Other things you need to know: Continue reading

“The Golden Hammer” – The Mentalist

Screen Shot 2014-01-15 at 21.07.05For a less than amazing episode that felt more derivative than anything else, “The Golden Hammer” sure knew how to make us sit up and pay attention – with one hell of an ending.

The episode (and we’re getting a little tired of saying this, now, but what else can we say) was still enjoyable, solely because of how fun-loving it now is. Embracing humor with every scene, The Mentalist fairly skips. The interplay among the old characters and the new, the witty banter and trade-offs, the complete (if probably temporary) lack of an overarching bad guy to furrow brows and darken scenes all combine to create a show that buoys its viewers along with it.

In addition to all that, there’s the stepping-up of the Lisbon-Jane romance. While we (and, presumably, many other commentators) predicted a love triangle blooming to include Agent Fisher, we’re seeing her being pushed to the wayside as two consecutive episodes show Lisbon and Jane, respectively, displaying tell-tale signs of jealousy as the other dips a toe in the dating pool. And this makes sense. For the first time since his wife died, and despite the fact that he still wears his ring, Jane finally feels free. Free of his past and free of his future. It wouldn’t surprise us at all if we saw a symbolic removal of the wedding ring within the next few episodes, although, we have to admit, some doubt may still remain as to which Agent he’ll be setting his cap at.

And so, despite Continue reading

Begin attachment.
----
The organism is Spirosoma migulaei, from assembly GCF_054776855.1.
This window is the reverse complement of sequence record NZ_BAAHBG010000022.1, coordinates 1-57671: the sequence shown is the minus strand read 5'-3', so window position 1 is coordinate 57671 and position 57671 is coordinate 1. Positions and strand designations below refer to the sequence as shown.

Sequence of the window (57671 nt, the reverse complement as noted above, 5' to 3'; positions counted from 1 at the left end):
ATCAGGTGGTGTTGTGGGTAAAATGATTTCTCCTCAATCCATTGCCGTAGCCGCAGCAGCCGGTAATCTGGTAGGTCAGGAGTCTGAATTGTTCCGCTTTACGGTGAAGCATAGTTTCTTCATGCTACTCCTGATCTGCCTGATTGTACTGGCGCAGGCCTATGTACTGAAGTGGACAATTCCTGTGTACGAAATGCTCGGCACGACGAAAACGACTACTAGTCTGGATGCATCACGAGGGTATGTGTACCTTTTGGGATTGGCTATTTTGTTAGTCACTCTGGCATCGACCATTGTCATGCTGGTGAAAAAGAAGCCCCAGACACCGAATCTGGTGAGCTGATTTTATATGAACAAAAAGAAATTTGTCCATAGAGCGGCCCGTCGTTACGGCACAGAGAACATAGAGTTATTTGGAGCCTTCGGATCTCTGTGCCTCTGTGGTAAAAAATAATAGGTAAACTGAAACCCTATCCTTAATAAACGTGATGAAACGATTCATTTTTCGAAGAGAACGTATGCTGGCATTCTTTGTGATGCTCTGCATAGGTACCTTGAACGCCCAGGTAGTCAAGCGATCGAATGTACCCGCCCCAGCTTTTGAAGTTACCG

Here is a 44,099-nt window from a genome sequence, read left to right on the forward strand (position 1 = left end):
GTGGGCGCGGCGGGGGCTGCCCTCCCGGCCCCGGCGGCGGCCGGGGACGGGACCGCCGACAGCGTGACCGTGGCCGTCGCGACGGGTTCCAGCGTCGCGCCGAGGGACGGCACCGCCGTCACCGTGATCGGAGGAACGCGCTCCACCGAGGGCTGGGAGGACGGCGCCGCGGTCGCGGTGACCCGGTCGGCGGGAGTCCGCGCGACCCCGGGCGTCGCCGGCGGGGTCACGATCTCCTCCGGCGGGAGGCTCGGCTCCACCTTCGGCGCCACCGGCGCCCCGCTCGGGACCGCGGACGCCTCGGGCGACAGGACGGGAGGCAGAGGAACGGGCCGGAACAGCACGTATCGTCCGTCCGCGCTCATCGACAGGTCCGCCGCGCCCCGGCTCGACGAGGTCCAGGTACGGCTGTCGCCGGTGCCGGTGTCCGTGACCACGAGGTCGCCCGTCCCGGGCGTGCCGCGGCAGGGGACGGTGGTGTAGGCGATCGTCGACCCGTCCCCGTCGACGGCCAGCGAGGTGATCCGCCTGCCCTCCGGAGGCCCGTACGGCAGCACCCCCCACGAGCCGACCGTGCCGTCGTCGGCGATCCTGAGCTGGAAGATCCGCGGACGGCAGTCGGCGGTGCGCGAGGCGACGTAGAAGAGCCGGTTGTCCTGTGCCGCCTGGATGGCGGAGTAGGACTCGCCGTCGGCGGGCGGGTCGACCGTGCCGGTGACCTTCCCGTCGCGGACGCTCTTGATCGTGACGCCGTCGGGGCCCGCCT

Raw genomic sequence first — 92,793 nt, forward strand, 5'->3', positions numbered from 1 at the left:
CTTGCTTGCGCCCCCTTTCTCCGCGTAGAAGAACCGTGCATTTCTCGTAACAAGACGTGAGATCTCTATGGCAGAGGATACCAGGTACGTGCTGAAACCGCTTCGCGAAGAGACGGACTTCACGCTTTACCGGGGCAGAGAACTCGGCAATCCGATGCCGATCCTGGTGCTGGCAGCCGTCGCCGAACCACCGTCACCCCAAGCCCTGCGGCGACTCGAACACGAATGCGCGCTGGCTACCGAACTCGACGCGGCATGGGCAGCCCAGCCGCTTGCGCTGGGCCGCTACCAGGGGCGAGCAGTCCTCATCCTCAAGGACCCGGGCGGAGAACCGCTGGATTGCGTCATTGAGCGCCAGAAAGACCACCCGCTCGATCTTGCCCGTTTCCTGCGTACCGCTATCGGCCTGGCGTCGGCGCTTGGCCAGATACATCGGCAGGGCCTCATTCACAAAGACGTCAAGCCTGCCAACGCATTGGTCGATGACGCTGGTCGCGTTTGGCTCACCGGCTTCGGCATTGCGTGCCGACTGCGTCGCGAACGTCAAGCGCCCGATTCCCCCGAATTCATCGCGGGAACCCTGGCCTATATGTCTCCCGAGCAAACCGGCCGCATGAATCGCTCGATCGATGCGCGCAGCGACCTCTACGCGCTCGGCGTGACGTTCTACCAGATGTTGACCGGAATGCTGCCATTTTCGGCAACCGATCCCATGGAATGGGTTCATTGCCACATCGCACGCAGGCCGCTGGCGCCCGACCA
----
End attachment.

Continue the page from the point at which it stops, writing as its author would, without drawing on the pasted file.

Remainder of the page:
“Under Fire” – Castle

Screen Shot 2014-01-11 at 14.03.31We really need to stop beginning reviews with this particular idiomatic pun, but Castle certainly returned from hiatus with a bang! A great episode, and a great choice as first out of the Castle gates in 2014.

The plot was neither here nor there. A serial arsonist shouldn’t be (and wasn’t) particularly thrilling. The beauty of this episode came in its human collateral – Ryan and Espo. We can’t remember the last time we were so emotional after watching Castle. The last 10 minutes of “Under Fire” were tense, edge-of-your-seat, make-your-way-through-a-box-of-Kleenex scenes.

There was just so much emotion to get through – Beckett and Castle on the scene, Jenny going into labor and having to give birth without Ryan, the goodbye phonecall, the fact that Lanie didn’t get to say goodbye to Espo (not that she needed to, in the end, but still), the happy and tearful reunion… we’re wrecks.

If we had one complaint (and we do), it would be that Continue reading

“Simon Says” – Almost Human